“We’re the one’s who are suffering—the poor, the working class”
23 October 2012
The World Socialist Web Site spoke to some of the workers attending the Trades Union Congress demonstration in London.
Asked why she was attending, June, a social worker said, “We are here today because we don’t believe in the economic measures that [Prime Minister David] Cameron is taking. There’s millions of youngsters unemployed, they want to attack our pensions and teachers’ pensions, and the austerity measures aren’t working. I’m a senior social worker. I’m losing £200 a month due to the changes that Cameron has forced on the county council. And I’m a single mum as well.”
Sheila said, “I’m in adult day care and I have lost £200 a month as well I’ve not had a pay rise. I live alone and whereas others get help, those on their own don’t get anything. We don’t feel valued and are over worked. They’re taking from the poor and the rich are well off.”
Lorraine said, “They say we’re all in it together and we’re not. We’re the one’s who are suffering—the poor, the working class—and the rich are just milking it for all they can get. I’m earning under £17,000. I haven’t had a pay rise in three years and I’m very angry. I’m an admin worker for local government. I don’t feel that I’m lucky to have a job. It’s not fair not to have a pay rise and I’m totally against what they’re doing.”
Jane, a health worker from Manchester, said, “There are cuts in the mental health trust that have led to caseloads increasing by 20 percent. They are closing hospital accident and emergency departments and we know the next step then is to close entire hospitals. Seven district general hospitals are under threat of having their A&E closed.
“It has gotten really bad in Manchester with mental health. At one time recently there were 11 people in out of area beds, as there were no places for them. They were sent to beds in Doncaster, in Harrogate. Last week we had to send someone to a bed in Ealing in London. It’s scary what is going on.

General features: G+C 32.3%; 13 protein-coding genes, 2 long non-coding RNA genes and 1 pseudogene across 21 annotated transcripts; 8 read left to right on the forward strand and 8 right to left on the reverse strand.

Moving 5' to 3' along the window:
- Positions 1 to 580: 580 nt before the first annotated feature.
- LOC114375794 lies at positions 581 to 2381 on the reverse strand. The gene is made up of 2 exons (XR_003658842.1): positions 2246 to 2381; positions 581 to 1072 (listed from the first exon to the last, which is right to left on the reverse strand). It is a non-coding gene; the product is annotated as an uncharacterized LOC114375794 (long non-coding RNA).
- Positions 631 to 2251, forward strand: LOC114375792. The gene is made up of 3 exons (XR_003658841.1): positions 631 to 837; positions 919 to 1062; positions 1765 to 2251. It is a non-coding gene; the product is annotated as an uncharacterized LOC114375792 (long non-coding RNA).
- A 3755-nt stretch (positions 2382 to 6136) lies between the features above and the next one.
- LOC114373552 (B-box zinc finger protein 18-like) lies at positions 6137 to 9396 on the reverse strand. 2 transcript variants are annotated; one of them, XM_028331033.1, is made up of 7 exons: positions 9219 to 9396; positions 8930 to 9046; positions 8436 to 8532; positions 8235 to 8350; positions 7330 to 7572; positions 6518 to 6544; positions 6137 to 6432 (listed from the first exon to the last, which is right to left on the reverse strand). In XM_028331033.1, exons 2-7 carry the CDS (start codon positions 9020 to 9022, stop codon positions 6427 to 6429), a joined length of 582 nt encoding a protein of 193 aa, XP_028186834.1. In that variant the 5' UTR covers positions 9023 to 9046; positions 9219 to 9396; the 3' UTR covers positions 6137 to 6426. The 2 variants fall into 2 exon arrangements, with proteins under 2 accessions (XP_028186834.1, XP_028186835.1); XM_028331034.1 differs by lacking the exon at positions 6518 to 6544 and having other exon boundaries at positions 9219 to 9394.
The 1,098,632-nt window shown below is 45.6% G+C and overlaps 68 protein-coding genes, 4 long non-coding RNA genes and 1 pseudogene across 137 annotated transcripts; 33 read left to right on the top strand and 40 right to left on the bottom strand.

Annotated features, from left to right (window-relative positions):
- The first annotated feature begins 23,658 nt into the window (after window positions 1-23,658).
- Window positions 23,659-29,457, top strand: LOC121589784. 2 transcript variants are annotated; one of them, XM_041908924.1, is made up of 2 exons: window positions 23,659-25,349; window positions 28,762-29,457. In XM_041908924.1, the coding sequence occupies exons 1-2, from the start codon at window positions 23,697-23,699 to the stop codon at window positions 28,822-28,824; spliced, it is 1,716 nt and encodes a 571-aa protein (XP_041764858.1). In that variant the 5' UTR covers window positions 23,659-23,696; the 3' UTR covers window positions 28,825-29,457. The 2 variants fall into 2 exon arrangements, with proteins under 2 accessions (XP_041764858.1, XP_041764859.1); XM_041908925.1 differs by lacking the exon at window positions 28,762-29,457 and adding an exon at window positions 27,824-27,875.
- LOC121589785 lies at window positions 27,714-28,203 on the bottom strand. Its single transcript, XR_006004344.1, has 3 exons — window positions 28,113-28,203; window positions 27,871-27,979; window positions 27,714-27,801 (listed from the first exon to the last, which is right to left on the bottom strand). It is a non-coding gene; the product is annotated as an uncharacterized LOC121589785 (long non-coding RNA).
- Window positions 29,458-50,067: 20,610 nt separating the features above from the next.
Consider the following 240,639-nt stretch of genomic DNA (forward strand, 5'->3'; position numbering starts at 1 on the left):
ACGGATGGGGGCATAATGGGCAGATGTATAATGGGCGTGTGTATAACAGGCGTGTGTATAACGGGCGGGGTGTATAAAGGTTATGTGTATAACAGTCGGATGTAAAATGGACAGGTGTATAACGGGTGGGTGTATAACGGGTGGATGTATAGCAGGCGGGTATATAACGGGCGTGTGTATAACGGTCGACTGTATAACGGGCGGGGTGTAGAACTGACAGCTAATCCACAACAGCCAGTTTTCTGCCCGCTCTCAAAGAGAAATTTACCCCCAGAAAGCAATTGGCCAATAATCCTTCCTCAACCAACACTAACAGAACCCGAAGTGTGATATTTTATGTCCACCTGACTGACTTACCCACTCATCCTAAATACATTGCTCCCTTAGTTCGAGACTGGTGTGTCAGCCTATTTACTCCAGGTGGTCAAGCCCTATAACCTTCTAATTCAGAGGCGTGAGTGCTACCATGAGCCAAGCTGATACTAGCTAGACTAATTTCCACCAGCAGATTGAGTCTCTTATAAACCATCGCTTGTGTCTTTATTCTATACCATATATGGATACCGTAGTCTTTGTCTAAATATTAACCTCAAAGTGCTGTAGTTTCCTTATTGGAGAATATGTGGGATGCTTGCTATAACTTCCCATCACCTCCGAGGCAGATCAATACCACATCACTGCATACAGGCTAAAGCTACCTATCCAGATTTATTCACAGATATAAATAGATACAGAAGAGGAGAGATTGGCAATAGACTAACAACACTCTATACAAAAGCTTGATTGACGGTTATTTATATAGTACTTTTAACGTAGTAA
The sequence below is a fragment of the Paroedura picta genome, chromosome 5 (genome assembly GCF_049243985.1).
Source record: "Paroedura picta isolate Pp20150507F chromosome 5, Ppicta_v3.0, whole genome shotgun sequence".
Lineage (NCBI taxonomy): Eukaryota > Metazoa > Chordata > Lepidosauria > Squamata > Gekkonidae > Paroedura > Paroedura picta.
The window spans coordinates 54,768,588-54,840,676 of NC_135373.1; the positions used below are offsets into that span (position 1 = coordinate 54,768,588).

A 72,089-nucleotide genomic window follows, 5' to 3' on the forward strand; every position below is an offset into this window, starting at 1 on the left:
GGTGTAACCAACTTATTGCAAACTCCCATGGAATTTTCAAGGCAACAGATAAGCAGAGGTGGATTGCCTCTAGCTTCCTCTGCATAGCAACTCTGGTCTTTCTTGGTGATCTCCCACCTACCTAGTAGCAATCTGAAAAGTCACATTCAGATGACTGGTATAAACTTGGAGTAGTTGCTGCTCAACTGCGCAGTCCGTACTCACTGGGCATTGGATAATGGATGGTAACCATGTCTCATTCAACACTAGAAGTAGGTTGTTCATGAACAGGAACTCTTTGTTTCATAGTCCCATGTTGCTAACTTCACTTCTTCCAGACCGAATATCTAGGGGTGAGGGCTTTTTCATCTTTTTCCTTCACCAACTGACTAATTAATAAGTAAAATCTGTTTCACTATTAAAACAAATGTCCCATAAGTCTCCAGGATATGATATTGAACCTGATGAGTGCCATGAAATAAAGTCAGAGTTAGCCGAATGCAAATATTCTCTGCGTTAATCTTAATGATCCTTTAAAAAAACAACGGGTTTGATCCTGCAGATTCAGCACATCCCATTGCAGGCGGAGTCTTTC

“I think there should be a general strike. Then people can all bring these struggles together. Until this government goes, there won’t be any improvement. What is going on now is sending people back to how it was in the Victorian times.
“We are aware that whatever government we get out of the three parties we have in this country, we are going to have to continue to fight. It has to continue for the most vulnerable workers who are being really hit.”
Amelia works for the Department for Work and Pensions in London. She said, “We are having wage freezes, wage cuts, cuts in pensions and cuts in all our conditions. In the DWP, some offices are being closed, staff are not being replaced. We have already protested against this.
“Instead of attacking us, they should be taxing those who don’t pay tax—the rich who find legal ways to avoid tax. You have people on basic wages who are being hit instead. Look at fuel and food prices. Everything is going up and our wages are going down. I’ve had a pay freeze for about five years already. I had a one percent rise this year, but now because of my pension payment increase that has been wiped out already.
“When I joined the department it was on certain terms and conditions. Now there is a free-for-all going on and they are just wiping everything out. Even though we may want to retire, we can’t afford to. Now my colleagues have to work till they are 68, which is a ridiculous age to retire at.”
Dave added, “There is now a proposal for DWP staff in London to work an extra hour every week. Historically, all London DWP staff have worked a 36-hour-week and the rest of the country a 37-hour week and that has been the case for about 40 years”.
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